It is not acceptable to allow developers to destroy historic buildings simply because they have the financial capital to do so.
In the state our world is in right now, it is important to take a step back and evaluate how to plan with a clear vision of what the community needs and desires.
This step back starts with SAVING these two buildings from becoming unneeded office space.

11 people like this
Posted by NIMBY Frank
a resident of Cuesta Park
on Jun 21, 2017 at 11:20 am


You clearly don't understand the significance of these buildings. To say that no one will care about this in 50 years is down right repulsive. People have cared about these buildings for more than a century which is why they still stand today. Pro-development commenters need to understand that there are plenty of sites in downtown that can be re-developed appropriately. These two sites carry significant weight in a historical sense to the downtown, so any type of removal or disposal would be detrimental. The property owners knew damn well that they were buying a historical building/site and they actually marketed their business to that advantage, yet now they are done with their respective businesses so the property that's bigger than them or their business needs to go as well? Find another site Dan Minkoff, there's plenty to choose from.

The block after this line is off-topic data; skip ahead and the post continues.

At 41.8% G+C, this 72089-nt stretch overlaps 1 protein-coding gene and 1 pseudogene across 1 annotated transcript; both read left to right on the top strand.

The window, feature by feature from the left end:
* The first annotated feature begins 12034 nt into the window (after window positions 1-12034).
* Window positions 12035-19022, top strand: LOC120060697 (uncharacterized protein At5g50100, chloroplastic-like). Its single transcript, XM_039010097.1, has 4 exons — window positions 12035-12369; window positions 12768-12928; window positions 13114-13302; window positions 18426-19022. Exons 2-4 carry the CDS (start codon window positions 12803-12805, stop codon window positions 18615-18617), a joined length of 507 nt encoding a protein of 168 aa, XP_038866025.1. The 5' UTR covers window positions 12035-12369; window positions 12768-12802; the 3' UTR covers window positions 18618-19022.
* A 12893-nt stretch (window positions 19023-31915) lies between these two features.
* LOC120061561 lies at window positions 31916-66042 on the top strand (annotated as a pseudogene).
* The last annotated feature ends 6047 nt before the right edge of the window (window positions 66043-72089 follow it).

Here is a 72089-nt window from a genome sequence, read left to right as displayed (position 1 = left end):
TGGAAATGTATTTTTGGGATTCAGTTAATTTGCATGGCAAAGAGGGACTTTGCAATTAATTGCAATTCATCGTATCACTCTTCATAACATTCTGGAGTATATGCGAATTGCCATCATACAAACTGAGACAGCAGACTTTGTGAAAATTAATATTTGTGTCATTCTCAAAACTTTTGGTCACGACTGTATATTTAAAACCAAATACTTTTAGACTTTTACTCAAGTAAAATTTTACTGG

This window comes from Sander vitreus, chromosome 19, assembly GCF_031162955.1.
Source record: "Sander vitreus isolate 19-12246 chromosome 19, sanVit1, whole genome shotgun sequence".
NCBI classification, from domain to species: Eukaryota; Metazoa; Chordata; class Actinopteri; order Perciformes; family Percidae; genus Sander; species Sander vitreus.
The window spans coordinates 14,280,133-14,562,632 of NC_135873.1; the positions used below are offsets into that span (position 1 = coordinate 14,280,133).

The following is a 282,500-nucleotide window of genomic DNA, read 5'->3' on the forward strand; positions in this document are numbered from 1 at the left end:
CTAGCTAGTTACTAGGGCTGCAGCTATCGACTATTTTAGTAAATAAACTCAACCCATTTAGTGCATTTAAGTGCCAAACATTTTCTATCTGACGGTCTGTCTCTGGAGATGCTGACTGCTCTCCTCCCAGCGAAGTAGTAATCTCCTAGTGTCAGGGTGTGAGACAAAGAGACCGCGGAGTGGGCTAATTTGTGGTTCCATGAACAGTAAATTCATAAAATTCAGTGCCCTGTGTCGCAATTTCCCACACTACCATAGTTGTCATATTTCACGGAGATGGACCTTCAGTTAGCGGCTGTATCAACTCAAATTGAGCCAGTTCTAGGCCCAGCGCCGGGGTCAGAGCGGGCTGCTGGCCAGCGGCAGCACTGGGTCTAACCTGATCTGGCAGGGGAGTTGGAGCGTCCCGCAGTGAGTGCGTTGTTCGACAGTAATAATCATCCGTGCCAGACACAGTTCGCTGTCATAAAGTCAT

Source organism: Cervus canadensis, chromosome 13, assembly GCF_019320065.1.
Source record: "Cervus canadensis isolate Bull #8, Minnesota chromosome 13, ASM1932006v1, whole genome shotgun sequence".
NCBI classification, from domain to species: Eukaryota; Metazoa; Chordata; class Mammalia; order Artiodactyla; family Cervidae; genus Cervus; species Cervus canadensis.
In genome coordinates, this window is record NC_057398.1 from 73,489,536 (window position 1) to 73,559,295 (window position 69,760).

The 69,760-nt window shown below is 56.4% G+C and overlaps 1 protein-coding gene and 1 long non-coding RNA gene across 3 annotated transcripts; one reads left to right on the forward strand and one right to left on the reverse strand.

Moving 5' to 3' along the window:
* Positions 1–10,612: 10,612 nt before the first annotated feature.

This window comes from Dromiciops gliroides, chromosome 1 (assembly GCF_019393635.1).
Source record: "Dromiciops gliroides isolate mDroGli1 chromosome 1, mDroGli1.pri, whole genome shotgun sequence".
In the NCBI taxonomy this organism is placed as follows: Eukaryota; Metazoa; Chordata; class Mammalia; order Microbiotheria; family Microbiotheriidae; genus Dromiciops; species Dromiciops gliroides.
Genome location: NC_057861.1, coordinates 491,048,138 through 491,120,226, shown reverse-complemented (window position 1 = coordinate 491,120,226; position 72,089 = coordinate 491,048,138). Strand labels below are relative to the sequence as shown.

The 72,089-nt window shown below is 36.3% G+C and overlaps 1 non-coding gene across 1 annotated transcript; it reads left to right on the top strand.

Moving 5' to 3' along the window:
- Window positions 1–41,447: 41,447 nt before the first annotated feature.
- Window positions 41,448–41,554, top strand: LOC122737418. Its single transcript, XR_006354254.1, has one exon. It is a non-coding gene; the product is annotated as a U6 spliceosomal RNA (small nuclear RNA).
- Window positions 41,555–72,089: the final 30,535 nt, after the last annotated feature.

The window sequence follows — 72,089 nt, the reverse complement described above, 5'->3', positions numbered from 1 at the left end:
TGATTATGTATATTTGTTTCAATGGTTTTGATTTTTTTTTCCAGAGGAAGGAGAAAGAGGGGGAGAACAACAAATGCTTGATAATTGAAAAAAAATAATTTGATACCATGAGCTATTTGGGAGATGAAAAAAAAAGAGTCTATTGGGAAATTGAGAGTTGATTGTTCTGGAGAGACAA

Like this comment
Posted by YIMBY
a resident of Another Mountain View Neighborhood
on Jun 22, 2017 at 2:20 am


Yeah, the same thing happens in SF. Every parking lot and abandoned warehouse is claimed to be historic by the NIMBY residents so that nothing can get built. Tell you what, if you want to claim that Chez TJ is historic, and that it should be preserved at the expense of more jobs or housing, why don't you go ahead and buy the property from the owners and then do what you will with it?

13 people like this
Posted by JS
a resident of Old Mountain View
on Jun 22, 2017 at 9:17 am

Not to "harsh" on here, @YIMBY; you appear to have a strong opinion -- uninformed and narrow-minded, obviously, but strong. But c'mon! Comparing a parking lot or rundown building in San Francisco to a truly historic local structure -- one that provides an unmatched aesthetic and much-needed relief from the oversized, unwelcoming, cold sameness of office buildings? Really??

Let me suggest you take a minute to ponder a city, state or country that doesn't protect its historic resources -- leaving nothing to see, nothing to learn from, nothing that connects us to our important pasts. Maybe you're okay with that world but, as you can see from the comments here and expressed directly to the city, you're in the minority.

7 people like this
Posted by NIMBY Frank
a resident of Cuesta Park
on Jun 23, 2017 at 3:56 pm